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How To Do More Chin Ups

Posted on 28. Apr, 2011 by in Bodyweight Strength

How to do More Chin Ups

The chin up is easily the gold standard of bodyweight exercises.  Using you upper body to move your entire bodyweight for reps is not only damn impressive but exhibits fully functional upper body strength especially in the upper back.

It’s my opinion that every man should be able to do 10 chin ups.

So, how do we achieve success first in performing the chin up and the being able to do it for multiple reps?

First, success with the chin up is based on your relative body strength.  Which basically means, how strong are you, based on how much you weigh?  Obviously, smaller guys are going to be more successful with the chin up sooner than big guys.  Why?

They’re smaller.  They weigh less and therefore have a lighter load to move.

That, big guys, is a challenge, not an excuse.

That said, the first hurdle in achieving chin up success is the removal of excess body weight.

Take a good hard look at your diet.  Eliminate excess where you can.  Do the same with your training routine and make sure that your workouts are consistent with fat loss.  If you need direction Lean Hybrid Muscle—Reloaded is a great place to start.

The next step to improving your chin up is—you guessed it–do more chin ups.

Begin this by setting a baseline.  I recommend the manly basic of ten reps.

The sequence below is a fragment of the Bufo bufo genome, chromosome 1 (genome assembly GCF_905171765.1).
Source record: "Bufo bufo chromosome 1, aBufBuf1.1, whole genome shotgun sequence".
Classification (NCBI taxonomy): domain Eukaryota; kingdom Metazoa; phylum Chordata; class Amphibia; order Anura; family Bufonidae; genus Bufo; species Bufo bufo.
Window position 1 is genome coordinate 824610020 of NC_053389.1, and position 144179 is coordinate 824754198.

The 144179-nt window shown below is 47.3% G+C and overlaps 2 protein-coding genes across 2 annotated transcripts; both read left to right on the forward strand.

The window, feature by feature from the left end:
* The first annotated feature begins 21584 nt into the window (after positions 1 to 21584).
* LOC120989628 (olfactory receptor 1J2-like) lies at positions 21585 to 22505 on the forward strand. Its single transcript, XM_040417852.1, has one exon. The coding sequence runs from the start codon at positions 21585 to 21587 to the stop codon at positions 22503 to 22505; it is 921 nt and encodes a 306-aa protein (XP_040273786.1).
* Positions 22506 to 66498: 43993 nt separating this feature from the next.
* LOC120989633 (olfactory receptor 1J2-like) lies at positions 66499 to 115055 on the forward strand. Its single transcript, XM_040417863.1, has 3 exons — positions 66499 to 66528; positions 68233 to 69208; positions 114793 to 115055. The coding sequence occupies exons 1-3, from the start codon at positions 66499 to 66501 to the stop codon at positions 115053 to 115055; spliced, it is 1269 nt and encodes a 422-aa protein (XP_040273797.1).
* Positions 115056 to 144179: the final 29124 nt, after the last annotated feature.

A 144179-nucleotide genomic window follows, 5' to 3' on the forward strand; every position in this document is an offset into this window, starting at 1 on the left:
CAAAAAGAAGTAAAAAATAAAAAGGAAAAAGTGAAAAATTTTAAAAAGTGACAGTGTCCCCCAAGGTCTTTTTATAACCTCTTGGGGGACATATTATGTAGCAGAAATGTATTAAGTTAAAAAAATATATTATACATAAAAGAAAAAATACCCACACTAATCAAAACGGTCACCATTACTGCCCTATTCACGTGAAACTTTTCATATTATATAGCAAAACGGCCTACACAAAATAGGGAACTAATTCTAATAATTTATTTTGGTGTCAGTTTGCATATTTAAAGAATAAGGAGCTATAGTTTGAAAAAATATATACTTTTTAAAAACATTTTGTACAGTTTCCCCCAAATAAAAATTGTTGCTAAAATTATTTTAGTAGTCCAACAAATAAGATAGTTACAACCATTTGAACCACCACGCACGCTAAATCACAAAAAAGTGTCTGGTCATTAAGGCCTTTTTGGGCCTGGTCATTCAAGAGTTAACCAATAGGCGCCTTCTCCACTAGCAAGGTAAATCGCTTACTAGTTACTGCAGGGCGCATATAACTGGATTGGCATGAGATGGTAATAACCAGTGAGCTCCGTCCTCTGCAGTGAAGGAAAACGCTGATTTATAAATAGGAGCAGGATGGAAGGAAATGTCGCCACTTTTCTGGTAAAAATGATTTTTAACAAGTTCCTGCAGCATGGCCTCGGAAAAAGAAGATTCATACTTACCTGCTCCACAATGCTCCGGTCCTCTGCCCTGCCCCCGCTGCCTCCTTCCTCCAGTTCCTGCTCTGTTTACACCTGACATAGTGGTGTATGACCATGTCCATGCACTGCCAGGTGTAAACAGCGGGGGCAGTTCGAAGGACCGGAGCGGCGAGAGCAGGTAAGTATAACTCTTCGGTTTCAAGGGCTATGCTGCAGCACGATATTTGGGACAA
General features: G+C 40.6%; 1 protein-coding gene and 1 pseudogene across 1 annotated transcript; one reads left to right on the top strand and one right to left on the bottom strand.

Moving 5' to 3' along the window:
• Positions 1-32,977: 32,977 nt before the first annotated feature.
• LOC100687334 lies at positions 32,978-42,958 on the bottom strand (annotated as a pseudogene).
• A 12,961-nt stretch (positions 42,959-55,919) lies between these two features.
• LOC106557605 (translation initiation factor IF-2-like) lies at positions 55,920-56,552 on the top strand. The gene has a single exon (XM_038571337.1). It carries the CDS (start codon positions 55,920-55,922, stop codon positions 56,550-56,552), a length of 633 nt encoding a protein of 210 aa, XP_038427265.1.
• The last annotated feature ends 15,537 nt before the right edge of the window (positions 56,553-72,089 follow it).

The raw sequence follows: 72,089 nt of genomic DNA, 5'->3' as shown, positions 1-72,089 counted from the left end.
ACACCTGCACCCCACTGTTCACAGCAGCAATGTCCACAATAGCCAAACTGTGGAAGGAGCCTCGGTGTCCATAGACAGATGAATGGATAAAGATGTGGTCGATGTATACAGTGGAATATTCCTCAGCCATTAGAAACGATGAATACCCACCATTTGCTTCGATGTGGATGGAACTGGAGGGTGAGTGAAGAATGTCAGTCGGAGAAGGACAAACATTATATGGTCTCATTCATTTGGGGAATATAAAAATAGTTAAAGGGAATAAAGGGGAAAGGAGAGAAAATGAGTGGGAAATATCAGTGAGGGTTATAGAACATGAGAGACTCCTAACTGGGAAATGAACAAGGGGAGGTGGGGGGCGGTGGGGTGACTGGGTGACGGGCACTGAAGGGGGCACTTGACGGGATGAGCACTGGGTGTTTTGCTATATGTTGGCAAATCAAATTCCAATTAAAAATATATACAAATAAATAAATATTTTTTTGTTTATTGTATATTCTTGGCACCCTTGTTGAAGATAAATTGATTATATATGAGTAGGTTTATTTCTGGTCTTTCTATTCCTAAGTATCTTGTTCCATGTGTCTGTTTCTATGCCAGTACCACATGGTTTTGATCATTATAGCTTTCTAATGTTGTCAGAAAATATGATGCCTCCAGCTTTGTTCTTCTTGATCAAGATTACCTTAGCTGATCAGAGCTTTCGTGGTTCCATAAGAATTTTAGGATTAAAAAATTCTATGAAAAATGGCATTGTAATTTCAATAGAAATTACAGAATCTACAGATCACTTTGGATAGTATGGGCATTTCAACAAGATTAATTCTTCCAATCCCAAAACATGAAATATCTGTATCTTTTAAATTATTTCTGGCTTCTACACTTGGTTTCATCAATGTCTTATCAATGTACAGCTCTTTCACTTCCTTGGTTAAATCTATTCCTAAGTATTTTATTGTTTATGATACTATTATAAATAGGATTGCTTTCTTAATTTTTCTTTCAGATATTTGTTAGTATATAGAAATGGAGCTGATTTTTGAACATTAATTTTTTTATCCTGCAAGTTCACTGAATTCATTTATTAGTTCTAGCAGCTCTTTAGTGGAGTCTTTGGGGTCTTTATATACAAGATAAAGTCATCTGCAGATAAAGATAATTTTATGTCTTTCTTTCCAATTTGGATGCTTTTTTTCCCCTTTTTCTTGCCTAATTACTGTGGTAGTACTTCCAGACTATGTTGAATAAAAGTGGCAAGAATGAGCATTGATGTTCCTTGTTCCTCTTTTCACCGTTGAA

In order to achieve this first baseline you need to begin increasing the volume of chin ups you do over the course of the day.  There are several ways to do this.

You can:

Perform assisted chin ups. Do this by first completing as many full body weight chin ups as possible.  Then using a partner or an exercise band, use the assistance to get in more reps per set.

Perform negatives. If you have neither a partner nor a band, you can do “negatives.”  These are done by focusing on the negative phase of the exercise, i.e. the lowering phase.  Use a box or chair to help you jump your chin over the bar, then lower yourself slowly, taking 5-10 seconds per rep.

Grease the groove. This a method Pavel promotes and what it entails is using the whole day to get in as many reps as possible.  Start with a rep scheme that is well below failure, say 2 or 3 reps.  Then perform sets through out the day, say every hour or so.  By the end of the day that might be 10 or more sets with a total of 20 to 30 reps.  Over time work on increasing your daily load.

Once you can hit your baseline you can begin to explore the many variations of chin up that are possible.  Try mixed grips, using ropes, rings, adding weight,  etc.  Think outside the box.  Find ways to make the exercise more difficult and you’ll continue to increase your relative body strength.

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